The below is a scattergram showing the accuracy and uniqueness of the 97 experts that published rankings in all 16 weeks. I converted the FantasyPros accuracy scores and average weekly ECR differential scores into standard deviations so they are on the same scale and it is easy to determine above vs below average.
As with just about every X/Y access graph, the top right quadrant is the best place to be (“Unconventional Wisdom”) and bottom left quadrant is the worst place (Unsuccessful & Conventional?). Bottom right (“Conventional Wisdom”) is better than top left which reflects “Unsuccessful Boldness”.
A couple of key points:
- There is a fairly significant negative correlation between ‘accurate’ and ‘unique’. If the stat geeky r^2 of -.308 means nothing to you, you can see that most of the dots appear in the quadrants where Accuracy and Uniqueness values are different: top left (Unique but Inaccurate) and bottom right (Accurate but not Unique). I believe the uniqueness penalty noted above plays some role in this correlation.
- It is near impossible with the naked eye to distinguish the Accuracy difference between experts who are ranked close to one another. To underscore how close spots 2-10 are, I believe that if Trevor Siemian did not get injured in the Week 15 Broncos-Colts game and put up a performance remotely close to universally-panned backup Brock Osweiler, I would be in 2nd place. Conversely, if Blake Bortles or Alex Smith got hurt in Week 13, I finish around 10th).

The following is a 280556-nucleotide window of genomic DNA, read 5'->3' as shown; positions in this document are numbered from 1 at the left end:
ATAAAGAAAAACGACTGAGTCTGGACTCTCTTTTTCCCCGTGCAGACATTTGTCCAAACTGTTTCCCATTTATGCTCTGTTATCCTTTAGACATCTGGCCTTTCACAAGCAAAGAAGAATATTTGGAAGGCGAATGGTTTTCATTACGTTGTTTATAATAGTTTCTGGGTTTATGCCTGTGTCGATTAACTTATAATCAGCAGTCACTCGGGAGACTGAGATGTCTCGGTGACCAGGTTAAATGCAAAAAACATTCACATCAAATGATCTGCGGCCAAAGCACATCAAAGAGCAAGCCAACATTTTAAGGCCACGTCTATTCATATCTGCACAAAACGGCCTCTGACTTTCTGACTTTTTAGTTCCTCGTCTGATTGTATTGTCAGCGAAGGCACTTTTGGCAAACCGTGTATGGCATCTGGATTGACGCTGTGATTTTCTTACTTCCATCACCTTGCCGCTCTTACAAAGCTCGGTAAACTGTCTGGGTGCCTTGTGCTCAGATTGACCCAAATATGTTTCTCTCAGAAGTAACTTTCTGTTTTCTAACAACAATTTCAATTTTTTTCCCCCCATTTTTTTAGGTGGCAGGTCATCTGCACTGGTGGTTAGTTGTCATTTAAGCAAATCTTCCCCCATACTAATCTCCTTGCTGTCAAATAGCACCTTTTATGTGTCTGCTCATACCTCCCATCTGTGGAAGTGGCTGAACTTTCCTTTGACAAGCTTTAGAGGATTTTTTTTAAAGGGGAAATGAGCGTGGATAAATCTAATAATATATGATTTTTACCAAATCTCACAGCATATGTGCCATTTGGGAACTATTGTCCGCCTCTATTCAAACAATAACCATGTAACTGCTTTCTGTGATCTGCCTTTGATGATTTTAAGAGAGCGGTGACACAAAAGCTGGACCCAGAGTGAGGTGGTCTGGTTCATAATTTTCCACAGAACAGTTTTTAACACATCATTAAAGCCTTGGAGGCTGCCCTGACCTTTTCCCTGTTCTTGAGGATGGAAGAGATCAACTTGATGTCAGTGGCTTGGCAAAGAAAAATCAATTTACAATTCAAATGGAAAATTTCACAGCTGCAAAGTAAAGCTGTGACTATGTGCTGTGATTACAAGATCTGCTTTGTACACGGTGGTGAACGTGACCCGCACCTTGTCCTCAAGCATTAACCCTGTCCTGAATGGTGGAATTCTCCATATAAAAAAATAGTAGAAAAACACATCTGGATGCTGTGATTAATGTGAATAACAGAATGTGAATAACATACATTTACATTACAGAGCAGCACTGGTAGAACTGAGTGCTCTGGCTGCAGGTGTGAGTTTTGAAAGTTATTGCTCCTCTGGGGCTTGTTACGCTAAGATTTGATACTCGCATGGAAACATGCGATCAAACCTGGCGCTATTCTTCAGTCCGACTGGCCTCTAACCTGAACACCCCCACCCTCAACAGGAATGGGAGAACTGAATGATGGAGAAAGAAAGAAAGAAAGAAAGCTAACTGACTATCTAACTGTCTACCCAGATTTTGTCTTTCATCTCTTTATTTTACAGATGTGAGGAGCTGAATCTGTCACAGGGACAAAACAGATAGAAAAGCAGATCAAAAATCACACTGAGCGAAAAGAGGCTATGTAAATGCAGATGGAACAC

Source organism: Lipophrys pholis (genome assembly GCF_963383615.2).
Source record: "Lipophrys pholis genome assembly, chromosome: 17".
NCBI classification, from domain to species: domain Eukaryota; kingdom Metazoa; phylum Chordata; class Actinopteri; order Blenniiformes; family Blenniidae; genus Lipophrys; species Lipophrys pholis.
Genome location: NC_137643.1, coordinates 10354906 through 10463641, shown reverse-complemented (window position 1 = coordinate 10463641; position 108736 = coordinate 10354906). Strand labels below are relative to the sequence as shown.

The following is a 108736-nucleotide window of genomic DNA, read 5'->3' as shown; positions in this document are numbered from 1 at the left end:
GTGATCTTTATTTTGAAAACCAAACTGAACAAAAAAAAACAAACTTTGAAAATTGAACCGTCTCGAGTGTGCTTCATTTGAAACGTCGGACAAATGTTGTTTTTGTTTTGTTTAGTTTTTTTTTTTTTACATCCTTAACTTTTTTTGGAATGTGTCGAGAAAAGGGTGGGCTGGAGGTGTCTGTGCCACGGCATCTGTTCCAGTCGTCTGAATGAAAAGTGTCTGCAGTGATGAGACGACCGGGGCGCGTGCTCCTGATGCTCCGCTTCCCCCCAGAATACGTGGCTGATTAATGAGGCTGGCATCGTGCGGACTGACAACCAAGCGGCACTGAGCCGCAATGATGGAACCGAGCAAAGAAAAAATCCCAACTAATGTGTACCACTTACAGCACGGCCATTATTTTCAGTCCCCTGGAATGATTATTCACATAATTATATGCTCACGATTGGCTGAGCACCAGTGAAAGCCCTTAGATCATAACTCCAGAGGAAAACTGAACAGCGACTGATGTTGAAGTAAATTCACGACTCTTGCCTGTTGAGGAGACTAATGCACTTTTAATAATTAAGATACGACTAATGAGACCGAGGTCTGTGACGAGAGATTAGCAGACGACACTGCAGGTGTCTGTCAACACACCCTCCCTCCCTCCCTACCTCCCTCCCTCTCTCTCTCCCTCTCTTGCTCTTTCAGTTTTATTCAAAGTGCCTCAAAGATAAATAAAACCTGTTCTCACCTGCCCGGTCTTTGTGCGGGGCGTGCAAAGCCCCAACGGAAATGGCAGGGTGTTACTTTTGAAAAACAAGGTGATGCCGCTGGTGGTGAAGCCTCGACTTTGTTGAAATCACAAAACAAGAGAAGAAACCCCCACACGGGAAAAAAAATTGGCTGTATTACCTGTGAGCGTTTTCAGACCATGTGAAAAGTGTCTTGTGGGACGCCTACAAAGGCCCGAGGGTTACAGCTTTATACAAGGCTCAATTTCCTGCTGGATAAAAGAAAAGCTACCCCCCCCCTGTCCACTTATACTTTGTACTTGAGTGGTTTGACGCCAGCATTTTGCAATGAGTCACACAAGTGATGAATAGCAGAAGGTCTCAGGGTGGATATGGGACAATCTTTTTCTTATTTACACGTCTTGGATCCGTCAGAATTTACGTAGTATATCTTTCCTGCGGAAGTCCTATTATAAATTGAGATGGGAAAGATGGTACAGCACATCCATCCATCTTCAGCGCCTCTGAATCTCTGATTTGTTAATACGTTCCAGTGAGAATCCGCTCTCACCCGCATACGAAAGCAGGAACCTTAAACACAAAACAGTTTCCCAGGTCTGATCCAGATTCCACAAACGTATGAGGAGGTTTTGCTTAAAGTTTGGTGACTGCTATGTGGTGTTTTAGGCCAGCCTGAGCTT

- Two data points stand out to me:
- Point A is in the bottom right quadrant at about 2 standard deviations above average on Accuracy and about 0.5 standard deviations below average on Uniqueness.
- Point B is in the top right quadrant at ~1.5 standard deviations on Accuracy and just above 3 standard deviations above average on Uniqueness.
Point A = The Accuracy champ Sean Koerner whose ~0.6 standard deviation difference from 2nd place was the same margin between 2nd place and 26th place!
Point B = The dude writing this post who is nearly 2 standard deviations more unique than the next expert (Staff Rankings for DailyRoto.com) who was above average in Accuracy. (FantasyPros noted something similar in their year-end recap.)